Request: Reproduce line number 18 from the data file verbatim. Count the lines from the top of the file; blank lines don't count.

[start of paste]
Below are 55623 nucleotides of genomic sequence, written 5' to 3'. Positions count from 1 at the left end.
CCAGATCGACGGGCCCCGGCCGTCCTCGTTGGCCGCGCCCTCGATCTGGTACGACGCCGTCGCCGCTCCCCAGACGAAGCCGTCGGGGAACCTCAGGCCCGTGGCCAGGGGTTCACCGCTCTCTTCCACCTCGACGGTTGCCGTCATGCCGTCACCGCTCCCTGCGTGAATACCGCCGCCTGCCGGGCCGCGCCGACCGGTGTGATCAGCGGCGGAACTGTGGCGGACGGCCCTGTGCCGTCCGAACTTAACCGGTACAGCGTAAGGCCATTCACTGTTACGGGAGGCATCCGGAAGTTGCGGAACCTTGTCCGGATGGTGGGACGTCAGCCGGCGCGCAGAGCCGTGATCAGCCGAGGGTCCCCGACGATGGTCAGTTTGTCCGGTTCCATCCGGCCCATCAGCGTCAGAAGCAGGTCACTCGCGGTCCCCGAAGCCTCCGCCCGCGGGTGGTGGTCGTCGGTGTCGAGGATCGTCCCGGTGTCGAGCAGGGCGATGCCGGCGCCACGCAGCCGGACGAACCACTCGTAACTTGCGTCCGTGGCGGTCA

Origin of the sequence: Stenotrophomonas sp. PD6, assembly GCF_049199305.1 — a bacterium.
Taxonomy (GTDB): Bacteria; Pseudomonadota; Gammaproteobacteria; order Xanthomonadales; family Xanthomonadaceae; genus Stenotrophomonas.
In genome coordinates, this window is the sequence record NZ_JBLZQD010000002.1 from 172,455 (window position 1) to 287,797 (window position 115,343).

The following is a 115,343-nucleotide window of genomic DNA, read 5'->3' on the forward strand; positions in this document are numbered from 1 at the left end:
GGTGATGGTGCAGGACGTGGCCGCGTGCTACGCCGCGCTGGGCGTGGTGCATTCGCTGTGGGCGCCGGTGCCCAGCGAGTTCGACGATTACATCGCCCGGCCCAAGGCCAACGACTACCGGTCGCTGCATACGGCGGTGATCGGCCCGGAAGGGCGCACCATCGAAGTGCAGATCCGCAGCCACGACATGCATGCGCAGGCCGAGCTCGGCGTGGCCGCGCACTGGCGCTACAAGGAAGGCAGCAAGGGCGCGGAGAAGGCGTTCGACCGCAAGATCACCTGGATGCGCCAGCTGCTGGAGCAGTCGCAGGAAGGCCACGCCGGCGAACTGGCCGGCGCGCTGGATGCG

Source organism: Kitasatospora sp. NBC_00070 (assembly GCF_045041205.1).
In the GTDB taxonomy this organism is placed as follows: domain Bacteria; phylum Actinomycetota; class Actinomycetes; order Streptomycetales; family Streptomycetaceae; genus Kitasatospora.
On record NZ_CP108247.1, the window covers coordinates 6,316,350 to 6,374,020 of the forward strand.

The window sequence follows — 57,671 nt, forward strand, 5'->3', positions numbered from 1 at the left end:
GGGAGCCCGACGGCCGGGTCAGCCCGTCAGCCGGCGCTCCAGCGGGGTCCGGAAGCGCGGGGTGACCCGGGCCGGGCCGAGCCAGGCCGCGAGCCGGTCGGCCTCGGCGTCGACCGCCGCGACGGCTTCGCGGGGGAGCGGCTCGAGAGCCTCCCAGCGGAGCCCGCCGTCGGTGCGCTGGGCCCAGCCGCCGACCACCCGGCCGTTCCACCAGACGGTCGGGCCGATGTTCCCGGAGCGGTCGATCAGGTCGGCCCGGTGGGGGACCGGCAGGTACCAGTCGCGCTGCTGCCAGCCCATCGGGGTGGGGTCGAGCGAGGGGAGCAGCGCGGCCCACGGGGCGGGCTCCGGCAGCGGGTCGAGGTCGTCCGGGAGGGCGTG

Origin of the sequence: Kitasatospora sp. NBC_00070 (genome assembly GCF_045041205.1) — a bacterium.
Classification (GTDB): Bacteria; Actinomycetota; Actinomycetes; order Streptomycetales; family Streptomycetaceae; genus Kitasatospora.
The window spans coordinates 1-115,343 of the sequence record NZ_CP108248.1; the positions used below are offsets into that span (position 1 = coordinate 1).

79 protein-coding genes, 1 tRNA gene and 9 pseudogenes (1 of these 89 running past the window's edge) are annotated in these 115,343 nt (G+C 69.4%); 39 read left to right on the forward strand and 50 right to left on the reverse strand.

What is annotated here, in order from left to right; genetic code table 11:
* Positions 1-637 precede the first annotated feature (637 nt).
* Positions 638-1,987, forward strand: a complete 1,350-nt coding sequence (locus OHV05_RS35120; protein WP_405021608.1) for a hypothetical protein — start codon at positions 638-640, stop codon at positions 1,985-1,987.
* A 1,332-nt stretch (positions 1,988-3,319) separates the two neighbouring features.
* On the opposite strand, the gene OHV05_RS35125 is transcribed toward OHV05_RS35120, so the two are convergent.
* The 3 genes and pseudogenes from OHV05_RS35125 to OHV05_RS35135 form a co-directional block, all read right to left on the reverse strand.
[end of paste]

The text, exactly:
* Positions 1-637 precede the first annotated feature (637 nt).